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A famous portrait of former British Prime Minister, Sir Winston Churchill, has been stolen from the Fairmont Château Laurier in Ottawa, Canada. It has been replaced with a copy. The Hollywood-like heist was uncovered on August 19, 2022, after an employee noticed the portrait's frame did not match that of the other photographs in the hotel's reading room.
Suspecting they had been victims of a theft, the hotel staff reached out to Jerry Fielder. The estate director of the late Armenian-Canadian photographer Yousuf Karsh — who took the iconic portrait — instantly knew it was a fake. Fielder said, "I've seen that signature for 43 years. So it took me just one second to know that someone had tried to copy it."
Investigators, who used photos submitted by the public, believe the portrait was swapped out sometime between December 25, 2021, and January 6, 2022. Genevieve Dumas, the hotel's manager, suspects it was a professional job since special tools are needed to remove the frame from the wall.
The famed photo — dubbed The Roaring Lion — was captured moments after Churchill finished addressing the Canadian Parliament on December 30, 1941. The statesman was puffing a cigar, which interfered with Karsh's vision of the portrait. After several attempts to persuade Churchill to put out the cigar failed, the photographer walked up to him and plucked it out of his hands.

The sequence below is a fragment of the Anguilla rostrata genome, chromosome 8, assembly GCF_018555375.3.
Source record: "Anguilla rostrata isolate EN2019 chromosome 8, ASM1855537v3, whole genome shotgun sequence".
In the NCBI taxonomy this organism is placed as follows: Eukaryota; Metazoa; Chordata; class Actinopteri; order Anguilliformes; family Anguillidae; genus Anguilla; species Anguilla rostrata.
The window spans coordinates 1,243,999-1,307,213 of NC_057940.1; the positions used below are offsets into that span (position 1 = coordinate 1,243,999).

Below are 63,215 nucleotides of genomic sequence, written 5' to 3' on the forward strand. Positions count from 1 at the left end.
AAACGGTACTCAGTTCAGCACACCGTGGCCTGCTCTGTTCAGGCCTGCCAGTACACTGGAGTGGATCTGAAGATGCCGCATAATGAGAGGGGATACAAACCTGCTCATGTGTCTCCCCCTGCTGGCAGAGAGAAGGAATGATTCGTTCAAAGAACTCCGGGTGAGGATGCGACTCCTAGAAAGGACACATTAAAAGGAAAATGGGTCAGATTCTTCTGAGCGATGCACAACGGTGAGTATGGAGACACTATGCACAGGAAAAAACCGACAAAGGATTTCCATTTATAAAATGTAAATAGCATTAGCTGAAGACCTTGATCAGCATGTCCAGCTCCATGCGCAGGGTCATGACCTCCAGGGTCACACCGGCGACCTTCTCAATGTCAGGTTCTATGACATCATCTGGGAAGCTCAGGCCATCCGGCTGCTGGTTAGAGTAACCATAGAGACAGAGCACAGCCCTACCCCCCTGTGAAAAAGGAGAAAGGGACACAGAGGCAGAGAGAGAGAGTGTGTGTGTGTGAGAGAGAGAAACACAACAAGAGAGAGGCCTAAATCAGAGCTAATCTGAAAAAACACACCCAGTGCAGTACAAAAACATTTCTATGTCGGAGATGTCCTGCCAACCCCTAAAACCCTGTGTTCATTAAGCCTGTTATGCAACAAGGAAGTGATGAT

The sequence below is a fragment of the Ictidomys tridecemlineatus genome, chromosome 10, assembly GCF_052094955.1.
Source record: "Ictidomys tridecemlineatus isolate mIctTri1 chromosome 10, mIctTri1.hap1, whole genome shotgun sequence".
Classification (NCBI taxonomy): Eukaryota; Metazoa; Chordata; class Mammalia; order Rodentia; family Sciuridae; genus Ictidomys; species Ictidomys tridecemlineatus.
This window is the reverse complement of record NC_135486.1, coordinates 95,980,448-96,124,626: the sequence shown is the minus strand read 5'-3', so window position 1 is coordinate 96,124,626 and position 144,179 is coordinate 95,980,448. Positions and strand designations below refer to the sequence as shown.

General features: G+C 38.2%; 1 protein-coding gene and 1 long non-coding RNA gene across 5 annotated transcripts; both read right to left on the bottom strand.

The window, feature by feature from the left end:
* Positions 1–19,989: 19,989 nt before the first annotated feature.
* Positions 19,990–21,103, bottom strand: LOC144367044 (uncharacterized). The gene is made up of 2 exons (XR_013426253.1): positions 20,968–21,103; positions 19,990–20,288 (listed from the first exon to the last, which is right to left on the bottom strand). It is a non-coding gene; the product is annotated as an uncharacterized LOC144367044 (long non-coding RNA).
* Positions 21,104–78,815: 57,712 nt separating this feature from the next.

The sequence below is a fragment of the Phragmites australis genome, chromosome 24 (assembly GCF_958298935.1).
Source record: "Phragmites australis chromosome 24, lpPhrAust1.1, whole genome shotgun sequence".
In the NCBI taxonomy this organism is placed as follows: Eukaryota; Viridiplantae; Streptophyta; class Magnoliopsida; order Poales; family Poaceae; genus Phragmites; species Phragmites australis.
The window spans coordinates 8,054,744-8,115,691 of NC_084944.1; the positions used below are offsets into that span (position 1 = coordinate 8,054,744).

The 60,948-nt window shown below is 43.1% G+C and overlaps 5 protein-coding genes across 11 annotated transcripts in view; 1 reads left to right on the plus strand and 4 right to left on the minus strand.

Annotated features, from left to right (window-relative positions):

"By the time I got back to my camera, he looked so belligerent he could have devoured me," Karsh later recalled. "It was at that instant that I took the photograph."
Karsh, who died in 2002, went on to photograph hundreds of famous figures, including former US President John F. Kennedy and famed scientist Albert Einstein. But The Roaring Lion remains one of his most famous works. In 2016, the iconic photograph was featured on Britain's first plastic currency — a five-pound note.
In 1992, Karsh donated all his work to Library and Archives Canada. Per his request, all prints have been disallowed. This has made his work, including the stolen portrait, even more valuable. A signed print of The Roaring Lion fetched $62,500 at a Sotheby's auction in 2020.
It may appear odd for a hotel to own such expensive artwork. But Karsh always had a strong connection to the Fairmont Château Laurier. He hosted his first exhibition there in 1936 and opened his studio there in 1972. In 1980, he and his wife permanently moved into the luxurious hotel. During the time, the artist gifted the Fairmont Château Laurier several original prints of his work.
"We traveled so much it was difficult to keep up a big home," Estrellita Karsh, now 92, told the New York Times. "I loved it because a hotel is like a little city."
The Ottawa police are investigating the theft. Meanwhile, Karsh's other signed photographs have been removed from display until the hotel can find a way to secure them better.
Resources: Smithsonianmag.com, scmp.com, karsh.org, cbc.ca